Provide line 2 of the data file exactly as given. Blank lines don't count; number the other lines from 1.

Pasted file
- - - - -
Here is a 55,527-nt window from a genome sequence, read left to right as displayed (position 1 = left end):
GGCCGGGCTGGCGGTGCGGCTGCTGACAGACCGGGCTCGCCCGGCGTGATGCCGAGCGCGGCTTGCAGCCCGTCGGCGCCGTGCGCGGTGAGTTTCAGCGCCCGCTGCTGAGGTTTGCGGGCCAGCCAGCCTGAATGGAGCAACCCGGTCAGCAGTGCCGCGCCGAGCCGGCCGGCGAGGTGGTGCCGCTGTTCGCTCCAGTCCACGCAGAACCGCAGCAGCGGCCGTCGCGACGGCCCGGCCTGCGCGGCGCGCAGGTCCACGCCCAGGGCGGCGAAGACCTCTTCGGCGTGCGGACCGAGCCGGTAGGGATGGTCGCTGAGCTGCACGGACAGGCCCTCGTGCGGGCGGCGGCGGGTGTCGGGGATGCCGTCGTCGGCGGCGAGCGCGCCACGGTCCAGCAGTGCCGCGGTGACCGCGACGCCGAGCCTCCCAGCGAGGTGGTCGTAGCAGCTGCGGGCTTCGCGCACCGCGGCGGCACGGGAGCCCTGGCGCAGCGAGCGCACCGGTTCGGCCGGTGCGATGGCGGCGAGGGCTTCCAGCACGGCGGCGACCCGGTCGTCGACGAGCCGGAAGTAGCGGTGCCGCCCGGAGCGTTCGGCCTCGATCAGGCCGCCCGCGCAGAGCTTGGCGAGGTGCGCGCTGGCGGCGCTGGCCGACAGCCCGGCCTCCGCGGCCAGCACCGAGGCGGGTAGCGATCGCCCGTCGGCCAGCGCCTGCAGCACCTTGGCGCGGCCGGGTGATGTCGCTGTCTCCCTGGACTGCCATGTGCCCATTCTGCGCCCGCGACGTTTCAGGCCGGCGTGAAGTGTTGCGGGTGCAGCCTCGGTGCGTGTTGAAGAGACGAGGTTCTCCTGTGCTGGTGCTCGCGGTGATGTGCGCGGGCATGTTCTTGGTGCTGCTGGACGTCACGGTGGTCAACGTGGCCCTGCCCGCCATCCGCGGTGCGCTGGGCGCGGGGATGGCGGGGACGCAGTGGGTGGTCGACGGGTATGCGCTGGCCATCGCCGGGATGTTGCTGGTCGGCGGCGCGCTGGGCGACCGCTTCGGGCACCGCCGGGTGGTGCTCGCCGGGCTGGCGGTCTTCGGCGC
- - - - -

GGCCGGGCTGGCGGTGCGGCTGCTGACAGACCGGGCTCGCCCGGCGTGATGCCGAGCGCGGCTTGCAGCCCGTCGGCGCCGTGCGCGGTGAGTTTCAGCGCCCGCTGCTGAGGTTTGCGGGCCAGCCAGCCTGAATGGAGCAACCCGGTCAGCAGTGCCGCGCCGAGCCGGCCGGCGAGGTGGTGCCGCTGTTCGCTCCAGTCCACGCAGAACCGCAGCAGCGGCCGTCGCGACGGCCCGGCCTGCGCGGCGCGCAGGTCCACGCCCAGGGCGGCGAAGACCTCTTCGGCGTGCGGACCGAGCCGGTAGGGATGGTCGCTGAGCTGCACGGACAGGCCCTCGTGCGGGCGGCGGCGGGTGTCGGGGATGCCGTCGTCGGCGGCGAGCGCGCCACGGTCCAGCAGTGCCGCGGTGACCGCGACGCCGAGCCTCCCAGCGAGGTGGTCGTAGCAGCTGCGGGCTTCGCGCACCGCGGCGGCACGGGAGCCCTGGCGCAGCGAGCGCACCGGTTCGGCCGGTGCGATGGCGGCGAGGGCTTCCAGCACGGCGGCGACCCGGTCGTCGACGAGCCGGAAGTAGCGGTGCCGCCCGGAGCGTTCGGCCTCGATCAGGCCGCCCGCGCAGAGCTTGGCGAGGTGCGCGCTGGCGGCGCTGGCCGACAGCCCGGCCTCCGCGGCCAGCACCGAGGCGGGTAGCGATCGCCCGTCGGCCAGCGCCTGCAGCACCTTGGCGCGGCCGGGTGATGTCGCTGTCTCCCTGGACTGCCATGTGCCCATTCTGCGCCCGCGACGTTTCAGGCCGGCGTGAAGTGTTGCGGGTGCAGCCTCGGTGCGTGTTGAAGAGACGAGGTTCTCCTGTGCTGGTGCTCGCGGTGATGTGCGCGGGCATGTTCTTGGTGCTGCTGGACGTCACGGTGGTCAACGTGGCCCTGCCCGCCATCCGCGGTGCGCTGGGCGCGGGGATGGCGGGGACGCAGTGGGTGGTCGACGGGTATGCGCTGGCCATCGCCGGGATGTTGCTGGTCGGCGGCGCGCTGGGCGACCGCTTCGGGCACCGCCGGGTGGTGCTCGCCGGGCTGGCGGTCTTCGGCGC